Familiar School Comedy Hijinks Updated for Today in Abbott Elementary

Abbott Elementary. ABC. Tuesday, December 7, at 9:30 PM

Broadcast network TV usually shuts down during December. They air reruns, burn off pilots, and wait for the new season to start in January. ABC has a brand new story about time travel this week. No, not the long-threatened remake of The Time Tunnel. It’s Abbott ElementaryA new sitcom, “The Laughing School”, is about an inner-city school that’s crowded and its teachers who try to make it work. It will give you painful 1970s and 1960s whiplash.

Every episode Abbott Elementary starts like the prototype schoolteacher TV show of the mid-1970s, Kotter: Welcome backAs a teacher who is beleaguered and has no other resources than his or herself (or the screenwriters’), he or she must fight off underage extortionists as well as bunco artists that resemble less of a class to a street gang.

You’ll be transported to 1960s TV, where TV teachers were social scientists, caring for teenage misunderstood teens in touching dramas. Novak and Room 222. And more often than you might wish, you’ll find yourself longing for a visit from that archetypal character of the 1950s, Officer Krupke.

Written starring internet comedian Quinta Brunson, Abbott ElementaryBefore she joins the ABC regular schedule,’s getting a sneak peek. This mockumentary is based on the story of her mother, who spent 40 years in Philadelphia school teaching. It’s a lot of fun, and sulphurous. Brunson is the second-year teacher, one of three survivors among 20 new recruits from a year back. Janine Teagues plays Janine Teagues. Janine Teagues still has a bubbly personality, even though her professional goals have diminished significantly since her days at college. “I became an educator to ensure that students get out alive.”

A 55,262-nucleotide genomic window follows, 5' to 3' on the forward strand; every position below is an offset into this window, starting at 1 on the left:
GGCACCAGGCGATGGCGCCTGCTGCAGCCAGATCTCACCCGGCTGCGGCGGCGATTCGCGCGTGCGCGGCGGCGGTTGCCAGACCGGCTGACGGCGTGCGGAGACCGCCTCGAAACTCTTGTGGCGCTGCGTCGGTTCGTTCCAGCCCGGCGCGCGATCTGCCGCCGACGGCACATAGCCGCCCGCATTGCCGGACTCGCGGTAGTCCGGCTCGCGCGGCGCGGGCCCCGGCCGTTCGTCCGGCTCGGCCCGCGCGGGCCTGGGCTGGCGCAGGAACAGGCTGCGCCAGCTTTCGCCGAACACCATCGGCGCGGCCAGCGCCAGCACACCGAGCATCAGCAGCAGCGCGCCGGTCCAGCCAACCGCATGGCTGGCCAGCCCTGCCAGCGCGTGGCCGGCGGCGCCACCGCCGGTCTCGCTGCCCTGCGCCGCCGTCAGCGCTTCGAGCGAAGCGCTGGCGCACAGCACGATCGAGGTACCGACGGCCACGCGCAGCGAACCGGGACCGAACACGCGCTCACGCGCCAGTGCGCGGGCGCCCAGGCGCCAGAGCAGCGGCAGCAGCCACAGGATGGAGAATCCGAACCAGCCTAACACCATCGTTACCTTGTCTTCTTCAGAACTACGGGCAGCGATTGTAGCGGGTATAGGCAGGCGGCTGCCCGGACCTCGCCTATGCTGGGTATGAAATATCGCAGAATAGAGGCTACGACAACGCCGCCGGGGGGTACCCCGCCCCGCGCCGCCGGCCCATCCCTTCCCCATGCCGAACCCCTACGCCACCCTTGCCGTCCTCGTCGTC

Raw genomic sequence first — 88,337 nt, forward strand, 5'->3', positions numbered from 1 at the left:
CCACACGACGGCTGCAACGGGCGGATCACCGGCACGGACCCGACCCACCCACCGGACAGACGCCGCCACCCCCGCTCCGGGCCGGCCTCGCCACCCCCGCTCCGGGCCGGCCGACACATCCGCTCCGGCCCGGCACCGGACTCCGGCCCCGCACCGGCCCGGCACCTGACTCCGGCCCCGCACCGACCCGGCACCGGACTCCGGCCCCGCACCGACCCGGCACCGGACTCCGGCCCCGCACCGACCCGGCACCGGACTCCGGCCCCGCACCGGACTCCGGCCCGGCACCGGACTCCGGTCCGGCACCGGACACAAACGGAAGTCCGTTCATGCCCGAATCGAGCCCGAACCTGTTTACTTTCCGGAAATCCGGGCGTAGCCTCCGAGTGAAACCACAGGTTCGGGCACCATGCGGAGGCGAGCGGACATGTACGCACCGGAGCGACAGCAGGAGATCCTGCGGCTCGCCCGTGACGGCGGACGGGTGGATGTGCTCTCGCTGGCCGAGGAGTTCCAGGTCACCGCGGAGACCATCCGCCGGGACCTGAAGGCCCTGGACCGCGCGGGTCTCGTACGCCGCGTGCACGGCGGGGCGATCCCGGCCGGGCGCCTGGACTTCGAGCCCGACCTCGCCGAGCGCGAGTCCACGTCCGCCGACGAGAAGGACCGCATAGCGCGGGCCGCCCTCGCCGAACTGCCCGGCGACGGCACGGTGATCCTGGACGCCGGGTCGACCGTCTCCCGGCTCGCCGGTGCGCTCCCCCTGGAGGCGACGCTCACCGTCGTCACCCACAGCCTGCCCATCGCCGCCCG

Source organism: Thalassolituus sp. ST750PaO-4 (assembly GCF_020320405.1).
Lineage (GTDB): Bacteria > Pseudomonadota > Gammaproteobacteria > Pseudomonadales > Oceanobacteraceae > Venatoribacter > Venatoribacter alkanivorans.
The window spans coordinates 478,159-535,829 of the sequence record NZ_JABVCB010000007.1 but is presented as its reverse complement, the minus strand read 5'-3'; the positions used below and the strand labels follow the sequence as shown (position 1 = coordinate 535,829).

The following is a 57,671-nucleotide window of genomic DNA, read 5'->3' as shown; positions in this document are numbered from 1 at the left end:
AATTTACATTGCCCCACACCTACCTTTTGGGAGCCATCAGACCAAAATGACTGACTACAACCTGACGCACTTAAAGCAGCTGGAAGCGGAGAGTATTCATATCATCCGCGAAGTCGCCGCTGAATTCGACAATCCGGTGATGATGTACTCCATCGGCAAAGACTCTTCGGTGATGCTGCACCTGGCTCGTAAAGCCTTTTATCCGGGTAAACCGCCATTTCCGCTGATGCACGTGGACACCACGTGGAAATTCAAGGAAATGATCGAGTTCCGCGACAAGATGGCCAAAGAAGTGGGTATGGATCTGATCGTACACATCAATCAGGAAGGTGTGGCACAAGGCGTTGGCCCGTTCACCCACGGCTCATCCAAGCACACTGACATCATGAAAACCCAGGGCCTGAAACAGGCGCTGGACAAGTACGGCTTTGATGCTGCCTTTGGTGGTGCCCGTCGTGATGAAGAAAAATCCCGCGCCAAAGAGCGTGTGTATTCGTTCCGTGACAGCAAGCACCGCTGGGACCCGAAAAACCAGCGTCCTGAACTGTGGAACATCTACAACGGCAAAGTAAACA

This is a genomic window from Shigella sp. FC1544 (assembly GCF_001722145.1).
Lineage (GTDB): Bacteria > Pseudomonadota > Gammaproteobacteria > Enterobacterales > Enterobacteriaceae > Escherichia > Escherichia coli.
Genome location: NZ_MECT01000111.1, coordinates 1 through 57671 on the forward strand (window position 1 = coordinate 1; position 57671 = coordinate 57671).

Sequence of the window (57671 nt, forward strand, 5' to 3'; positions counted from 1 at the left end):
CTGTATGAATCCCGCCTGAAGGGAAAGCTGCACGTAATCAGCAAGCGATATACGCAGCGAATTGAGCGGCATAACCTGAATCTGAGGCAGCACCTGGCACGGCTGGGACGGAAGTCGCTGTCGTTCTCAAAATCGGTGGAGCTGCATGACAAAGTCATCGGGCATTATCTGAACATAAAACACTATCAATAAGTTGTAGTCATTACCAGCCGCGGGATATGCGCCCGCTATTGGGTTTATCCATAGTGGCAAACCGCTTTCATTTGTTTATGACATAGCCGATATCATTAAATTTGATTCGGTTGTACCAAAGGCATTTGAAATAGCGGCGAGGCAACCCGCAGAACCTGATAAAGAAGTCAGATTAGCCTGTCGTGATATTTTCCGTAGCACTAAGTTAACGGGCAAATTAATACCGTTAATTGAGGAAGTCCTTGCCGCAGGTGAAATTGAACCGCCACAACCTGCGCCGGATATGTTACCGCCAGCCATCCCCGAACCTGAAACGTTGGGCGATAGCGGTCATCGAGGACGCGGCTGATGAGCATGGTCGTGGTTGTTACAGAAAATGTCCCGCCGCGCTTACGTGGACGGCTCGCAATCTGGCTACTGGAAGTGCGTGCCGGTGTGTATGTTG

Jonah Hill (Chris Perfeti), is another member of her faculty. Night OfHe just fulfilled his long-held ambition to be retweeted daily by Rachel freaking Maddow. ExesBarbara Howard (Sherylle Ralph, Ray DonovanJanine is an stern-faced, self-proclaimed “woman God”, whose main career goal is never to have lunch with Janine.

Ah, but there’s also the Mr. Johnson (William Stanford Davis). Ray DonovanAfter the former teacher had been suspended due to kicking or, in the official report, for “punting”, he took control of the classroom. As a first teacher, Mr. Johnson writes “ILLUMINATI” across the chalkboard. He then tells his students “That’s the one who runs the world!” The Principal Ava Coleman (Janelle Jones) supervises the group. Black MondayShe was inevitably described as unique by her coworkers. Janine explained that it meant she was bad at her job.

This does sound like an ensemble of super-scholastic heroes, but you get the point. There is no hope for the students at this school. They are constantly in a cycle of failure, with story time rugs dying from urine poisoning and then hamster powered lights and air-conditioning. At least, the kids who aren’t punted plot against each other with malicious glee. But we’re still a ways away. Sweet Valley High here.

These characters are hilariously drawn (and very authentic; my father would recognize them all, despite being an incredible grumbler over his 20 years as a high-school biology teacher). Brunson’s first production as a producer has a wonderful sense of humor, with Janine providing the voiceovers. The footage shows Brunson and her fellow colleagues, who are huddled in order to stop the bombardment of child-hurled junk.

Brunson doesn’t have is the courage of her cynical convictions. The three episodes are available on Abbott Elementary that I watched ended with abrupt reversals in which the teachers, after 20 minutes of chaos, indolence, thievery, and swinish maladministration, spend the final two gushing platitudes about the nobility of their profession and its perpetual self-sacrifice, padded with syrupy, self-serving questions like, “How do you and Barbara stop yourself from caring too much?” Then I could only respond with the text of the note in the student’s suggestion box from the 1965 classic about New York schools. Step up the Down Staircase: “Fuk. Screw. Crap. Goddam. Nerts to you.”